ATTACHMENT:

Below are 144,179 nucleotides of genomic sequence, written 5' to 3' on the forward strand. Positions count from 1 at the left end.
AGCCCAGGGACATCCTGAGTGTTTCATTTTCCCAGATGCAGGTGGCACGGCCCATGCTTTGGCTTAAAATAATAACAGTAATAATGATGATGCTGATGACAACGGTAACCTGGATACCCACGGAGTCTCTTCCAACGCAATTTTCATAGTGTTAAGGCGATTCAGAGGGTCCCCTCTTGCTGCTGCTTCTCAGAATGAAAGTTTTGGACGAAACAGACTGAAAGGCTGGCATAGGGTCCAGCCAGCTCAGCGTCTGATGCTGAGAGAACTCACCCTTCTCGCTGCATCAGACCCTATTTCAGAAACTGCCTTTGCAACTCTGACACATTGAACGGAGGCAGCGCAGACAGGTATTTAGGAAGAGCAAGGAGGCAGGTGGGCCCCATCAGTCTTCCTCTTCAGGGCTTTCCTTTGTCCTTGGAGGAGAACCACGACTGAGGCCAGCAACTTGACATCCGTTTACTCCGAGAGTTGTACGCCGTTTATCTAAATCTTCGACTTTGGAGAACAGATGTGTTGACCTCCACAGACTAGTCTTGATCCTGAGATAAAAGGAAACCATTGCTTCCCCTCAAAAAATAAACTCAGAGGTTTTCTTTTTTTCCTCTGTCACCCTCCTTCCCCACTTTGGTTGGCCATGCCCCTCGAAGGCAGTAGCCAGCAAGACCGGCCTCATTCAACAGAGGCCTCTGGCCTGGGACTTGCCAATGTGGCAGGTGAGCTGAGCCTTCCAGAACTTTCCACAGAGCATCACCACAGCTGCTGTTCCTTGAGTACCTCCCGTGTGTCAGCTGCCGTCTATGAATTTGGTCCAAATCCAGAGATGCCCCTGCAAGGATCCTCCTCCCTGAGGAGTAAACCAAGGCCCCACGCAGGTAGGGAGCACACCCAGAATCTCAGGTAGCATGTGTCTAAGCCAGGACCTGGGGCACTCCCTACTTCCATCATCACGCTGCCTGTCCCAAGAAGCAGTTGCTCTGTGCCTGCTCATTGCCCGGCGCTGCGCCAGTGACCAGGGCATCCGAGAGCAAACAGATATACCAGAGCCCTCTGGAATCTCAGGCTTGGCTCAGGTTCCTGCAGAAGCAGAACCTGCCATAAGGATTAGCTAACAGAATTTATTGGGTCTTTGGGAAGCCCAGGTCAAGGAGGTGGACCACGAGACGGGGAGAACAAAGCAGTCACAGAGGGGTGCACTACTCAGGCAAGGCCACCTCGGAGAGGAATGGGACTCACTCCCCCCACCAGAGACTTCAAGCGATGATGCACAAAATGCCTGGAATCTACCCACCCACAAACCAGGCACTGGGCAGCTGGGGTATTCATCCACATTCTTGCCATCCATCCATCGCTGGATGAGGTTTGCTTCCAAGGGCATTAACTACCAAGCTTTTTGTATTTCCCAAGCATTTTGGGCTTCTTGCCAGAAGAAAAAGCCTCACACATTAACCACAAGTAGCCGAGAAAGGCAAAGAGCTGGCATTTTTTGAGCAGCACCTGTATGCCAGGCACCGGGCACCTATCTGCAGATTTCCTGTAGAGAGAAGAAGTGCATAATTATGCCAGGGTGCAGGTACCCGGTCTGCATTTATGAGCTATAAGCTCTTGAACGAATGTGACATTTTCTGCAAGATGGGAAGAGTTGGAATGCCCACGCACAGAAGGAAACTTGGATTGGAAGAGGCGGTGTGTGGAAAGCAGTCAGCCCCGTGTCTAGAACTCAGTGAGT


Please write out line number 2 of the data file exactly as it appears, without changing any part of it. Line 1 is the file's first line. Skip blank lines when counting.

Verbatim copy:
AGCCCAGGGACATCCTGAGTGTTTCATTTTCCCAGATGCAGGTGGCACGGCCCATGCTTTGGCTTAAAATAATAACAGTAATAATGATGATGCTGATGACAACGGTAACCTGGATACCCACGGAGTCTCTTCCAACGCAATTTTCATAGTGTTAAGGCGATTCAGAGGGTCCCCTCTTGCTGCTGCTTCTCAGAATGAAAGTTTTGGACGAAACAGACTGAAAGGCTGGCATAGGGTCCAGCCAGCTCAGCGTCTGATGCTGAGAGAACTCACCCTTCTCGCTGCATCAGACCCTATTTCAGAAACTGCCTTTGCAACTCTGACACATTGAACGGAGGCAGCGCAGACAGGTATTTAGGAAGAGCAAGGAGGCAGGTGGGCCCCATCAGTCTTCCTCTTCAGGGCTTTCCTTTGTCCTTGGAGGAGAACCACGACTGAGGCCAGCAACTTGACATCCGTTTACTCCGAGAGTTGTACGCCGTTTATCTAAATCTTCGACTTTGGAGAACAGATGTGTTGACCTCCACAGACTAGTCTTGATCCTGAGATAAAAGGAAACCATTGCTTCCCCTCAAAAAATAAACTCAGAGGTTTTCTTTTTTTCCTCTGTCACCCTCCTTCCCCACTTTGGTTGGCCATGCCCCTCGAAGGCAGTAGCCAGCAAGACCGGCCTCATTCAACAGAGGCCTCTGGCCTGGGACTTGCCAATGTGGCAGGTGAGCTGAGCCTTCCAGAACTTTCCACAGAGCATCACCACAGCTGCTGTTCCTTGAGTACCTCCCGTGTGTCAGCTGCCGTCTATGAATTTGGTCCAAATCCAGAGATGCCCCTGCAAGGATCCTCCTCCCTGAGGAGTAAACCAAGGCCCCACGCAGGTAGGGAGCACACCCAGAATCTCAGGTAGCATGTGTCTAAGCCAGGACCTGGGGCACTCCCTACTTCCATCATCACGCTGCCTGTCCCAAGAAGCAGTTGCTCTGTGCCTGCTCATTGCCCGGCGCTGCGCCAGTGACCAGGGCATCCGAGAGCAAACAGATATACCAGAGCCCTCTGGAATCTCAGGCTTGGCTCAGGTTCCTGCAGAAGCAGAACCTGCCATAAGGATTAGCTAACAGAATTTATTGGGTCTTTGGGAAGCCCAGGTCAAGGAGGTGGACCACGAGACGGGGAGAACAAAGCAGTCACAGAGGGGTGCACTACTCAGGCAAGGCCACCTCGGAGAGGAATGGGACTCACTCCCCCCACCAGAGACTTCAAGCGATGATGCACAAAATGCCTGGAATCTACCCACCCACAAACCAGGCACTGGGCAGCTGGGGTATTCATCCACATTCTTGCCATCCATCCATCGCTGGATGAGGTTTGCTTCCAAGGGCATTAACTACCAAGCTTTTTGTATTTCCCAAGCATTTTGGGCTTCTTGCCAGAAGAAAAAGCCTCACACATTAACCACAAGTAGCCGAGAAAGGCAAAGAGCTGGCATTTTTTGAGCAGCACCTGTATGCCAGGCACCGGGCACCTATCTGCAGATTTCCTGTAGAGAGAAGAAGTGCATAATTATGCCAGGGTGCAGGTACCCGGTCTGCATTTATGAGCTATAAGCTCTTGAACGAATGTGACATTTTCTGCAAGATGGGAAGAGTTGGAATGCCCACGCACAGAAGGAAACTTGGATTGGAAGAGGCGGTGTGTGGAAAGCAGTCAGCCCCGTGTCTAGAACTCAGTGAGT